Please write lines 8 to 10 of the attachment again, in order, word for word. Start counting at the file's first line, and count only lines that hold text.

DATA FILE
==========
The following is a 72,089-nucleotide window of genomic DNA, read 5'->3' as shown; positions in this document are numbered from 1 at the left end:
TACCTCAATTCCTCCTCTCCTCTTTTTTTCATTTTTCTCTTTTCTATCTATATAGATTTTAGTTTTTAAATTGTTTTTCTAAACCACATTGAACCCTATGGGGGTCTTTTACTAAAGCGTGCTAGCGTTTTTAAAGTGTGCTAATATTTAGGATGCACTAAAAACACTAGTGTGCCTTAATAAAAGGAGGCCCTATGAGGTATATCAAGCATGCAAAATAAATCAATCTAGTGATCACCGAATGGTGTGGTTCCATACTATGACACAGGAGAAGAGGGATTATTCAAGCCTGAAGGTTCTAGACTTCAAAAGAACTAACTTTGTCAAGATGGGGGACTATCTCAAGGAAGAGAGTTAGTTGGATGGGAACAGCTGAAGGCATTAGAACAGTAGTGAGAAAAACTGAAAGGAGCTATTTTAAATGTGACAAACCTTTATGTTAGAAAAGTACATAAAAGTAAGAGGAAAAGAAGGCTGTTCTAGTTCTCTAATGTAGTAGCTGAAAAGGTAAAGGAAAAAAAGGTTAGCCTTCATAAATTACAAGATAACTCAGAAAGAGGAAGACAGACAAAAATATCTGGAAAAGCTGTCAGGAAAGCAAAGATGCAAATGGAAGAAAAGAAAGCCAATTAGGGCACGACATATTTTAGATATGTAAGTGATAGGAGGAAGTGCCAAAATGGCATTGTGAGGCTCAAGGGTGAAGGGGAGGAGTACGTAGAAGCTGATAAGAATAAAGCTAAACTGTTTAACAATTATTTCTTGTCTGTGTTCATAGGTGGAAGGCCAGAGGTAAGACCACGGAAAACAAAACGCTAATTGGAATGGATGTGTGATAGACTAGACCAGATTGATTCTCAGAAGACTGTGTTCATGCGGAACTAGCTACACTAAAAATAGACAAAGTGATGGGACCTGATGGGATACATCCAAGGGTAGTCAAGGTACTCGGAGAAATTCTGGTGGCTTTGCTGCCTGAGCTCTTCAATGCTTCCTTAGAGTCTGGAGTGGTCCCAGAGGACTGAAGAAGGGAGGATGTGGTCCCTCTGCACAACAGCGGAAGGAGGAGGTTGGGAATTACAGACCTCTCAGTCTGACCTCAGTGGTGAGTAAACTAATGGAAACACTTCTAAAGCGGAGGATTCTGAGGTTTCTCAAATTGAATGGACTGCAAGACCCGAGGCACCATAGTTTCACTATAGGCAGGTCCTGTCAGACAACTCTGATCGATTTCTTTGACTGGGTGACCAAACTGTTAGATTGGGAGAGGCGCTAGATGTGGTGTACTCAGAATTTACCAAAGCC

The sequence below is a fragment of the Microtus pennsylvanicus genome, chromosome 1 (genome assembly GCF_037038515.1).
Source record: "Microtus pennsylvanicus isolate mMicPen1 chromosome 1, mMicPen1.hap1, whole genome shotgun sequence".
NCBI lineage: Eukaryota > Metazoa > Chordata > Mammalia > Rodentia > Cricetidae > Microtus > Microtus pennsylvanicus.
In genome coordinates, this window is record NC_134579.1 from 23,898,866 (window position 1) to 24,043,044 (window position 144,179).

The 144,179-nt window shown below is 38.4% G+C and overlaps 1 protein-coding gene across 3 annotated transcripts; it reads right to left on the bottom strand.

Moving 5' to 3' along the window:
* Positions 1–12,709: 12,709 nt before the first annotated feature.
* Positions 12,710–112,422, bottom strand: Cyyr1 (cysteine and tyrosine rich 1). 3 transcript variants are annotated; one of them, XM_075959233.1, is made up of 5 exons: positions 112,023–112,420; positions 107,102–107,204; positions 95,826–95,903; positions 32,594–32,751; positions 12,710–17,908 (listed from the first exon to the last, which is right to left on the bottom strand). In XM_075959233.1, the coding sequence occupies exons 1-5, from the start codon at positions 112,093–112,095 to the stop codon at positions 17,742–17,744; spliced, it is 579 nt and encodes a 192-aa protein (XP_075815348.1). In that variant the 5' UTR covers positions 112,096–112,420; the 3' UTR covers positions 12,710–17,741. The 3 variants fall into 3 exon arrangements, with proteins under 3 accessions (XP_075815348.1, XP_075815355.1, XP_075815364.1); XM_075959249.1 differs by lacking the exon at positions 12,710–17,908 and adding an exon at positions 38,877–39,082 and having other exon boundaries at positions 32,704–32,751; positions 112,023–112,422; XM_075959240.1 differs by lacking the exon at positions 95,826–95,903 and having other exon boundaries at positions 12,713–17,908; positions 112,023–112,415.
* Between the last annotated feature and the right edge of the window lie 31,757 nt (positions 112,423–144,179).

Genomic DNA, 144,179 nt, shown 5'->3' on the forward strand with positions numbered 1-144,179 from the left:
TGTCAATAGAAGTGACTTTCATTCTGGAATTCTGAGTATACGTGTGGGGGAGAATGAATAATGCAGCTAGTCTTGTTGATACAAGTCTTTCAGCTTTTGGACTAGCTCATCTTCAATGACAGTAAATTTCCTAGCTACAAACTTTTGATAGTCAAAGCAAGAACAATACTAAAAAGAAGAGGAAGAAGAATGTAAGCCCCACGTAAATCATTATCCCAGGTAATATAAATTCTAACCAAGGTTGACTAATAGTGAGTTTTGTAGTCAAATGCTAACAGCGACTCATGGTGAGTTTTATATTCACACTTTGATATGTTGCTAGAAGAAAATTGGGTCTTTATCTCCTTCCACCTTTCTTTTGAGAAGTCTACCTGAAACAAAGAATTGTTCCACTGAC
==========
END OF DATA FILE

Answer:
Moving 5' to 3' along the window:
* Positions 1–12,709: 12,709 nt before the first annotated feature.
* Positions 12,710–112,422, bottom strand: Cyyr1 (cysteine and tyrosine rich 1). 3 transcript variants are annotated; one of them, XM_075959233.1, is made up of 5 exons: positions 112,023–112,420; positions 107,102–107,204; positions 95,826–95,903; positions 32,594–32,751; positions 12,710–17,908 (listed from the first exon to the last, which is right to left on the bottom strand). In XM_075959233.1, the coding sequence occupies exons 1-5, from the start codon at positions 112,093–112,095 to the stop codon at positions 17,742–17,744; spliced, it is 579 nt and encodes a 192-aa protein (XP_075815348.1). In that variant the 5' UTR covers positions 112,096–112,420; the 3' UTR covers positions 12,710–17,741. The 3 variants fall into 3 exon arrangements, with proteins under 3 accessions (XP_075815348.1, XP_075815355.1, XP_075815364.1); XM_075959249.1 differs by lacking the exon at positions 12,710–17,908 and adding an exon at positions 38,877–39,082 and having other exon boundaries at positions 32,704–32,751; positions 112,023–112,422; XM_075959240.1 differs by lacking the exon at positions 95,826–95,903 and having other exon boundaries at positions 12,713–17,908; positions 112,023–112,415.